Thursday, January 13, 2022

2022 Character Creation Challenge 12) The Shadows of Yesterday

On day 12, we hit our first Story Game! 

This is a 2004 era Indy/Story game with some interesting aspects: it's meant for rapid advancement through relatively short stories; characters get experience points based on player-selected Keys, which are behavioral prompts, that the player can choose to abandon and pick a new one so the 'you get XP for your core activity' is totally keyed to role playing; PCs have their stories end when they achieve Transcendence, which is a level 7 success using a maximum skill of 4 +/- 3 Fudge Dice so while it's difficult to get it can happen at any time, and Transcendent characters become the story focus for the rest of the day before their story ends. It's an interesting and epic technique. 

The world of TSoY is post-apocalyptic fantasy – an asteroid hit the far side of the earth, caused a global winter, and carved out a moon 300 years ago; all the races in Near (where the story takes place) are recovering from 90% population loss – populated with some baseline fantasy cultures and races. My PC will be from Zaru, which is NOTASIA, as opposed to the NOTEUROPE culture, and Human as opposed to Elven, Goblin or Ratkin. I gotta give it to Clinton R Nixon because while the cultures are thin that's on purpose, and his non-human races are fascinating takes on the ideas. I still went with human because a character concept jumped up and hammered me between the eyes. 

The game has 3 Point Pools – Vigor, Instinct, and Reason – which power your Secrets and act as hero points for your skills. Interestingly you only get those pool refreshed by using them in enjoyable vigorous activity with someone else. Going out drinking all night with friends will improve your Vigor pool, as will accepting physical abuse if that's your thing. Spirited debates about philosophy will refresh the Reason pool. Again, everything in the game is focused on the Role-Playing aspect: if you want to get your powers back, reveal more of your character with someone else. You start with 11 points to split between these, min of 2/max of 7, though you can buy more later.

TSoY also has and 3 Innate skills – Endure, React, Resist – which are used for any passive actions in Vigor, Instinct and Reason respectively. The rest of the skill list is clustered by activity, so there are Artistic Skills, Outdoor Skills, etc. which are there just to make sense of things. The only place it matters is each culture has Cultural Skills, which PCs from that culture can try untrained and others can't do at all. You start with the three Innate skills at 3, 2, and 1 (Master, Adept, Competent), one other skill at Adept and 3 at Competent. Each skill is keyed to one of the pools, and you can spend points from the pool for bonus dice with that action in play. 

You need to select one Secret, which is essentially a character power or special ability that you power with pool points. This is pretty straightforward, but the game makes it clear that one play starts you have to find someone to learn the secret from. There's no Didn’t I Mention or eliding over it. Again, story focused. Each culture and species have their own secrets in addition to the general one.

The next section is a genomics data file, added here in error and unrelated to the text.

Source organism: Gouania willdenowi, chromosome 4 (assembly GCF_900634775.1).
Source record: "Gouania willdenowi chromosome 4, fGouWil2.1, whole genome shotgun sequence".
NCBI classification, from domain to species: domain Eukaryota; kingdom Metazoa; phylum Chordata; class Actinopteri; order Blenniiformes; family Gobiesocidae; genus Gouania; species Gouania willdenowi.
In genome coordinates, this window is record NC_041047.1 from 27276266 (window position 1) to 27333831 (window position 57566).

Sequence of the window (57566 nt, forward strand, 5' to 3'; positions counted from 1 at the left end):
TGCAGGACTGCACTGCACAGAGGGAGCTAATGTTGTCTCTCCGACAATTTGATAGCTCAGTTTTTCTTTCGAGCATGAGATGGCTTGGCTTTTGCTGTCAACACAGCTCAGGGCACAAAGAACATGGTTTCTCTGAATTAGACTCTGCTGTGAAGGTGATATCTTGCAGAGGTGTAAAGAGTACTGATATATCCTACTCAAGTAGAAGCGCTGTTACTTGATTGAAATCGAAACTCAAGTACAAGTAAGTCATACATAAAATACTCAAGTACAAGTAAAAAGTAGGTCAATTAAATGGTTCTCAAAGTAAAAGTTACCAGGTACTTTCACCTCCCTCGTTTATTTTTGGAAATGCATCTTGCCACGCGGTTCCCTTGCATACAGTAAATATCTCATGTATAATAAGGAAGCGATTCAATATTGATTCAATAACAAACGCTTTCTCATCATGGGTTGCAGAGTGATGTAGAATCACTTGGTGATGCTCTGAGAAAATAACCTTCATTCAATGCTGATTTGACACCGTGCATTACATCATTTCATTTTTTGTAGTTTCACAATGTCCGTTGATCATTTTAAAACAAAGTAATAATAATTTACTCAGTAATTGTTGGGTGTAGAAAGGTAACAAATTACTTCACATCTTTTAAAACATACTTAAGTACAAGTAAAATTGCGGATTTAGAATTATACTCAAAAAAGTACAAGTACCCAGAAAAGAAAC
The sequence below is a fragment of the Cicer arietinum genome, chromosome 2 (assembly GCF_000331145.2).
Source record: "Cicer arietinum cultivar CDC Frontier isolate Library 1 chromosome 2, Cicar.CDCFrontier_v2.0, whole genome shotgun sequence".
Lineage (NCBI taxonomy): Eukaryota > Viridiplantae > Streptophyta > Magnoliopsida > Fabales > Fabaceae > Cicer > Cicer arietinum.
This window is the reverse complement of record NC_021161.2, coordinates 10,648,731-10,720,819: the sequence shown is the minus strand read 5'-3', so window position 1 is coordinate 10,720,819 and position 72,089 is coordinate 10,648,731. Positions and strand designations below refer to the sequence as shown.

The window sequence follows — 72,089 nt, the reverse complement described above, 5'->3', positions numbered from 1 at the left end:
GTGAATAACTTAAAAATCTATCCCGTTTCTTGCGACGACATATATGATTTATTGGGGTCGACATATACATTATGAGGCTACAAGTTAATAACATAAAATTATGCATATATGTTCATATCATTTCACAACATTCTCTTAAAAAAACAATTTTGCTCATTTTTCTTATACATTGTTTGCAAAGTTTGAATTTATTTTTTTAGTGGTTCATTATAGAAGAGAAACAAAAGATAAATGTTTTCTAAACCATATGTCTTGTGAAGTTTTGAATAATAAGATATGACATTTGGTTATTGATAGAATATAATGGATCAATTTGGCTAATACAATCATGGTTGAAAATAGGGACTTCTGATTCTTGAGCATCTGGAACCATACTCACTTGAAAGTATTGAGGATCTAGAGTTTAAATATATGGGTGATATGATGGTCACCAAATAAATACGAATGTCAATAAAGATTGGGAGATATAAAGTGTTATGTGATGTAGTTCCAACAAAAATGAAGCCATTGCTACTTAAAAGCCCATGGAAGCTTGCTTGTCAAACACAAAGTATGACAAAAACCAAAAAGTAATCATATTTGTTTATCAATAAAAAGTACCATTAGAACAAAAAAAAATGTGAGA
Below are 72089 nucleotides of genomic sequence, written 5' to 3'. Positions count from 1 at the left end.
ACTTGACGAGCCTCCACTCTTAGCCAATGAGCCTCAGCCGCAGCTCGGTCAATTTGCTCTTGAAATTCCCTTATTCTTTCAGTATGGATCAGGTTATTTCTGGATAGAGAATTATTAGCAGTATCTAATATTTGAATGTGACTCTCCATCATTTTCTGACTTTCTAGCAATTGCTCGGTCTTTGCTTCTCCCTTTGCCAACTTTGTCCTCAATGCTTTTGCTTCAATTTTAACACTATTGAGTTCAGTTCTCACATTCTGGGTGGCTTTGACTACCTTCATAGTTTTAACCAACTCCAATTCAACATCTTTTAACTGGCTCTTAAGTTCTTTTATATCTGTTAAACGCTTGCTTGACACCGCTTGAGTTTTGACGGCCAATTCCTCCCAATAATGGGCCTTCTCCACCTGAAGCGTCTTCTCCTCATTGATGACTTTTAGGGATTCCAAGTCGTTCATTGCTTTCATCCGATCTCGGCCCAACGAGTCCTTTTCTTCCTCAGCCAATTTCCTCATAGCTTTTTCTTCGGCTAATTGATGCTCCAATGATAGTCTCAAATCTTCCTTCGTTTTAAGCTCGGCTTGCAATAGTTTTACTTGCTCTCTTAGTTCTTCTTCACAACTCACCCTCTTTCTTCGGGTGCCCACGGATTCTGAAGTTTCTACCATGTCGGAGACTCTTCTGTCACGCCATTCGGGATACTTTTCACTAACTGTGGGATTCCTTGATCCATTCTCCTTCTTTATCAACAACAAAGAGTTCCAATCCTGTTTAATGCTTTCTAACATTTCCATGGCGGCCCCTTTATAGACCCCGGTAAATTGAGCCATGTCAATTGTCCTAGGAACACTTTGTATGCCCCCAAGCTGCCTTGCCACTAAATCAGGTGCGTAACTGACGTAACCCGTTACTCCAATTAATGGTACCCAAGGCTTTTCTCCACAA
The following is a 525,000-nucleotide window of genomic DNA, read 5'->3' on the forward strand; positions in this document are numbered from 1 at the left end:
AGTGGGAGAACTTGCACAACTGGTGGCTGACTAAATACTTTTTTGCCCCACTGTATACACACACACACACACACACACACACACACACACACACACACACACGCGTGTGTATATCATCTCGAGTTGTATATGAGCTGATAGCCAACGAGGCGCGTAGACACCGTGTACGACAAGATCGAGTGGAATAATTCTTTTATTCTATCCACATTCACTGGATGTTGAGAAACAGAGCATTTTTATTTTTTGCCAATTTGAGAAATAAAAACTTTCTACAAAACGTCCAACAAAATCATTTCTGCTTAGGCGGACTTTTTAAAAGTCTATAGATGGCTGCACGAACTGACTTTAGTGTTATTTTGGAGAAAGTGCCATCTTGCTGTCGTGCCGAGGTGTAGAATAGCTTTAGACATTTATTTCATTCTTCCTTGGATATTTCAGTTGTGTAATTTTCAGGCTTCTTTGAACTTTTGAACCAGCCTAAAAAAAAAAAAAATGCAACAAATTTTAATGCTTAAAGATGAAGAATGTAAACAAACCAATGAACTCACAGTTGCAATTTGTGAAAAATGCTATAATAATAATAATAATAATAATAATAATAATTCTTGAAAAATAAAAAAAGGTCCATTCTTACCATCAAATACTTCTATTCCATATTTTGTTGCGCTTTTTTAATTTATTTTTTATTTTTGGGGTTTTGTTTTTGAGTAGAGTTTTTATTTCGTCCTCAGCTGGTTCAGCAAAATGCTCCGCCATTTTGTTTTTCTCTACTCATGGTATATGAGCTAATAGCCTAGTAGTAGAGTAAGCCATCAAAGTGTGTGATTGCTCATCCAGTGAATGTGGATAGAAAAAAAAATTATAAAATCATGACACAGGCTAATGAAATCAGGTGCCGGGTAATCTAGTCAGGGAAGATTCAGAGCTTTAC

You need to select one Key – your method for earning experience points – and you always need at least one of these, but you can purchase more than one later. Once you abandon  a Key you can never take that one again. Again, there are cultural and species specific ones. 

Finally, you take 5 Advancements. Normally you get an Advancement with 5 XP earned (depending on how keys play out you could see 1-3 per session), so this indicates the character has some experience under their belt, at least a story or two. Pretty much everything takes 1 Advancement to improve or learn, so characters change quickly. 

In flipping through the rules I saw two Secrets – Secret of the Flying Leap and Secret of Knockback – that I quite liked, the idea of a hermit or outcast who magically pushed things away from them, and socially pushed away people, but had the Key of Love (a very Human key) that tethered them to one PC in the group. Reading over the Cultures I saw that Zaru had not just a Culture Secret that fed into this (Secret of Kinetic Redirection) but literally the skills of Clandestinity and Serve – how to be clandestine and sneaky, how to act as a servant – and the joy I have of playing sidekick/support characters for someone else kicked in. Gone was the magical hermit, in was the martial artist servant/bodyguard in love with their master. Yes, it's an old gimmick, but the point in this sort of game is to start with that and see where it changes. 

I started with Vigor 4, Instinct 3, Reason 4, and Endure 3, React 2, Resist 1 for my pools and innate skills. Other skills were Uptembo (the Zaru Martial Art) 2, Clandestinity 1, Serve 1, and Haggle 1. 

Secret of Kinetic Redirection and Key of Love ended the first stage. 

My 5 advancements went to 2 more secrets (Flying Leap, Knockback), raising my Resist to 2, and adding Sense Danger and the culture skill of Clay Moulding at 1. 

A lot in this game depends on the other players and their stories, and for this character more than most, but I'm happy with how Cyrus (one of the Zaru default names) came out. 

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